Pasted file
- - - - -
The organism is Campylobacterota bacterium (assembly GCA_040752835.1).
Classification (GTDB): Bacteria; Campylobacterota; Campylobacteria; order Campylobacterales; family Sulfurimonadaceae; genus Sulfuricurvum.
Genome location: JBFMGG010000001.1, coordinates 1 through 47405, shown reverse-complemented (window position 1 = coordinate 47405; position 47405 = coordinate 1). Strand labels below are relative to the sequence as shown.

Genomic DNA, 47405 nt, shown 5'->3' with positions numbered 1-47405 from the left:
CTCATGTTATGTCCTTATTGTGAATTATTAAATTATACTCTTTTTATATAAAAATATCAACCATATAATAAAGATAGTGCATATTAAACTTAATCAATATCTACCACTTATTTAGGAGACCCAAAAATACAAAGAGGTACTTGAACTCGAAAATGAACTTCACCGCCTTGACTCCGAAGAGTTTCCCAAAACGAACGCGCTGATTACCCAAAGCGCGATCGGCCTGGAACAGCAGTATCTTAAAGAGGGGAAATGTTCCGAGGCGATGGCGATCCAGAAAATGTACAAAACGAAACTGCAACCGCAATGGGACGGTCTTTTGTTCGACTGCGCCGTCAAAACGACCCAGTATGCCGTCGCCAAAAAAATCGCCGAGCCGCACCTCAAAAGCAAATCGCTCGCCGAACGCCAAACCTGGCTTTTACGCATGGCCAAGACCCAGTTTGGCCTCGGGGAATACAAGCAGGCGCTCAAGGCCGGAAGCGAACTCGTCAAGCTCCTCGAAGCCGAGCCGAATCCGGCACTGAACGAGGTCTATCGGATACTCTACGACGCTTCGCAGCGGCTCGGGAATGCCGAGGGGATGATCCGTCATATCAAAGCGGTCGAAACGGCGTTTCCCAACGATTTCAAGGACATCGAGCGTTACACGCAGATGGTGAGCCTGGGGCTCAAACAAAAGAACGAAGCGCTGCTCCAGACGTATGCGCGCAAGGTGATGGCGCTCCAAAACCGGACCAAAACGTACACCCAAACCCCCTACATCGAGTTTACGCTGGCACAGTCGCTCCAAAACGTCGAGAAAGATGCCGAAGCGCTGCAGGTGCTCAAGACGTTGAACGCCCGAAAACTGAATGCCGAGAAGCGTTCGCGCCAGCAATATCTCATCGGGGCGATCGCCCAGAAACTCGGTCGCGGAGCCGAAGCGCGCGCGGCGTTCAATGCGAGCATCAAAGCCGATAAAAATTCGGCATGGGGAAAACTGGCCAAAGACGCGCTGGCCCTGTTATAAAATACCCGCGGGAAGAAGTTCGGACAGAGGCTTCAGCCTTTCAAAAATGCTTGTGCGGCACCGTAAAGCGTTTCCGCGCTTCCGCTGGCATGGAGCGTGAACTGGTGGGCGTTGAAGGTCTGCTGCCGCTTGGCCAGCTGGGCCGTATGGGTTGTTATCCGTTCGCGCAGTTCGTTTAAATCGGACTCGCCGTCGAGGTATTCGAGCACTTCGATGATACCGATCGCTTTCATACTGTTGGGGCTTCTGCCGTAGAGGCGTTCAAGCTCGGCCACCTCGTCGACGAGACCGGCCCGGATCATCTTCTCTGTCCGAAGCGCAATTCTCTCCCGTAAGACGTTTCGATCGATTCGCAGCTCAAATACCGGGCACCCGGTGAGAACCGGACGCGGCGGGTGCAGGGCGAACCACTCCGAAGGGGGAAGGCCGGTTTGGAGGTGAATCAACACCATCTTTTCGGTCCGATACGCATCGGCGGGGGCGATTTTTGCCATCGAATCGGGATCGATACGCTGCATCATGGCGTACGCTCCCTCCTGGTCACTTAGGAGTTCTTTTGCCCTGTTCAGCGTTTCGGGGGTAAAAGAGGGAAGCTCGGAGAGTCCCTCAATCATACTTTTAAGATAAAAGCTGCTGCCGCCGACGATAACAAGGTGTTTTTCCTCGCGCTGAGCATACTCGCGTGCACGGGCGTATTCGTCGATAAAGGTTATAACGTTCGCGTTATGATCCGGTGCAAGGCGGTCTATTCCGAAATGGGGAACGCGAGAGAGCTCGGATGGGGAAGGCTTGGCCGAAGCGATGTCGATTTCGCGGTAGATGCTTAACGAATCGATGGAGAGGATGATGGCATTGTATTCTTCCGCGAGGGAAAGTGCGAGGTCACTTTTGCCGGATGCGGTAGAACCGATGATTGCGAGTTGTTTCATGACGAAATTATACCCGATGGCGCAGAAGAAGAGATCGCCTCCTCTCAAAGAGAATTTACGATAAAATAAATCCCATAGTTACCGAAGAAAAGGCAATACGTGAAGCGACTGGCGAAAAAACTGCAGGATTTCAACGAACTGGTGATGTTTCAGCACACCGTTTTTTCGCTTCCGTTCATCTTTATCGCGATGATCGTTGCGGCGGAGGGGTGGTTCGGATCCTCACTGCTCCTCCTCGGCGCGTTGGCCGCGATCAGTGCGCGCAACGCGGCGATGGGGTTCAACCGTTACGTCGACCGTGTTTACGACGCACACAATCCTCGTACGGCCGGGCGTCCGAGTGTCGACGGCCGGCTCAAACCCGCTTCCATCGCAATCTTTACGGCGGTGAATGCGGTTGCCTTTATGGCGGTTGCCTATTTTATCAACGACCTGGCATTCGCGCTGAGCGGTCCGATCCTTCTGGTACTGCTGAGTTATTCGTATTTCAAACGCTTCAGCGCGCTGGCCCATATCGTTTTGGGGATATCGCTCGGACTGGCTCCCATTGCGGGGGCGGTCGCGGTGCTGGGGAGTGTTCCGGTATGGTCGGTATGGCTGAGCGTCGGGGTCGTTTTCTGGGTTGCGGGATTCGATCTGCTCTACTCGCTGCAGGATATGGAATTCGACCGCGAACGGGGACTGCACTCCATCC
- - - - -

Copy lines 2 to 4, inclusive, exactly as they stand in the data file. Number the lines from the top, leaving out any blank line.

Classification (GTDB): Bacteria; Campylobacterota; Campylobacteria; order Campylobacterales; family Sulfurimonadaceae; genus Sulfuricurvum.
Genome location: JBFMGG010000001.1, coordinates 1 through 47405, shown reverse-complemented (window position 1 = coordinate 47405; position 47405 = coordinate 1). Strand labels below are relative to the sequence as shown.

Genomic DNA, 47405 nt, shown 5'->3' with positions numbered 1-47405 from the left: